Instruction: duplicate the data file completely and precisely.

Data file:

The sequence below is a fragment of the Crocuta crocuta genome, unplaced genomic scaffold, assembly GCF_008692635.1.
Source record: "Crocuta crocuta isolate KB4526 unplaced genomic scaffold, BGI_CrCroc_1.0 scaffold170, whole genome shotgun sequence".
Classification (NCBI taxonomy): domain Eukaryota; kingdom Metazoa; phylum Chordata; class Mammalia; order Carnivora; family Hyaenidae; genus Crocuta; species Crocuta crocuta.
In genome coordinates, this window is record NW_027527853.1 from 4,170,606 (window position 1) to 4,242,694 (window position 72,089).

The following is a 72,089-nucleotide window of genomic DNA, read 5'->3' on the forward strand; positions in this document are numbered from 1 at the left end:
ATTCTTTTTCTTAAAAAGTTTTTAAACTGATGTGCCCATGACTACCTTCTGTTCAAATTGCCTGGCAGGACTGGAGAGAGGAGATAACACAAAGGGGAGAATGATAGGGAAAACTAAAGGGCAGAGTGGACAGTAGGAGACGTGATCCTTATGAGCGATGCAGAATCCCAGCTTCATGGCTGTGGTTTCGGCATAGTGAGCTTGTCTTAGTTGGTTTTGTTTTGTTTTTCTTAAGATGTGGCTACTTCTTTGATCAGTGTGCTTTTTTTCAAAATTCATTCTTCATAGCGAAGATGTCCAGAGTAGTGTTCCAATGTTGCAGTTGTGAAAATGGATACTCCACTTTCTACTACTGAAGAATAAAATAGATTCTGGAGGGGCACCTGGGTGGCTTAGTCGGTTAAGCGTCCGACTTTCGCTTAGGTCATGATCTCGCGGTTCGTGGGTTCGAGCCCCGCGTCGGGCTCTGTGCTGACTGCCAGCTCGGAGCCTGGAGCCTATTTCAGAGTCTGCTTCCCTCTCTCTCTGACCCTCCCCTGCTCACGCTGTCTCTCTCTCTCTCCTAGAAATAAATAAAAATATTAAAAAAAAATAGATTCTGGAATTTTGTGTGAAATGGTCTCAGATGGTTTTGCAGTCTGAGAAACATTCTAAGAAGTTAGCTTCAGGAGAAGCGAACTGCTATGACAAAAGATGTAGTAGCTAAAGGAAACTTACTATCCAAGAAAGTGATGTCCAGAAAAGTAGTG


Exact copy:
The sequence below is a fragment of the Crocuta crocuta genome, unplaced genomic scaffold, assembly GCF_008692635.1.
Source record: "Crocuta crocuta isolate KB4526 unplaced genomic scaffold, BGI_CrCroc_1.0 scaffold170, whole genome shotgun sequence".
Classification (NCBI taxonomy): domain Eukaryota; kingdom Metazoa; phylum Chordata; class Mammalia; order Carnivora; family Hyaenidae; genus Crocuta; species Crocuta crocuta.
In genome coordinates, this window is record NW_027527853.1 from 4,170,606 (window position 1) to 4,242,694 (window position 72,089).

The following is a 72,089-nucleotide window of genomic DNA, read 5'->3' on the forward strand; positions in this document are numbered from 1 at the left end:
ATTCTTTTTCTTAAAAAGTTTTTAAACTGATGTGCCCATGACTACCTTCTGTTCAAATTGCCTGGCAGGACTGGAGAGAGGAGATAACACAAAGGGGAGAATGATAGGGAAAACTAAAGGGCAGAGTGGACAGTAGGAGACGTGATCCTTATGAGCGATGCAGAATCCCAGCTTCATGGCTGTGGTTTCGGCATAGTGAGCTTGTCTTAGTTGGTTTTGTTTTGTTTTTCTTAAGATGTGGCTACTTCTTTGATCAGTGTGCTTTTTTTCAAAATTCATTCTTCATAGCGAAGATGTCCAGAGTAGTGTTCCAATGTTGCAGTTGTGAAAATGGATACTCCACTTTCTACTACTGAAGAATAAAATAGATTCTGGAGGGGCACCTGGGTGGCTTAGTCGGTTAAGCGTCCGACTTTCGCTTAGGTCATGATCTCGCGGTTCGTGGGTTCGAGCCCCGCGTCGGGCTCTGTGCTGACTGCCAGCTCGGAGCCTGGAGCCTATTTCAGAGTCTGCTTCCCTCTCTCTCTGACCCTCCCCTGCTCACGCTGTCTCTCTCTCTCTCCTAGAAATAAATAAAAATATTAAAAAAAAATAGATTCTGGAATTTTGTGTGAAATGGTCTCAGATGGTTTTGCAGTCTGAGAAACATTCTAAGAAGTTAGCTTCAGGAGAAGCGAACTGCTATGACAAAAGATGTAGTAGCTAAAGGAAACTTACTATCCAAGAAAGTGATGTCCAGAAAAGTAGTG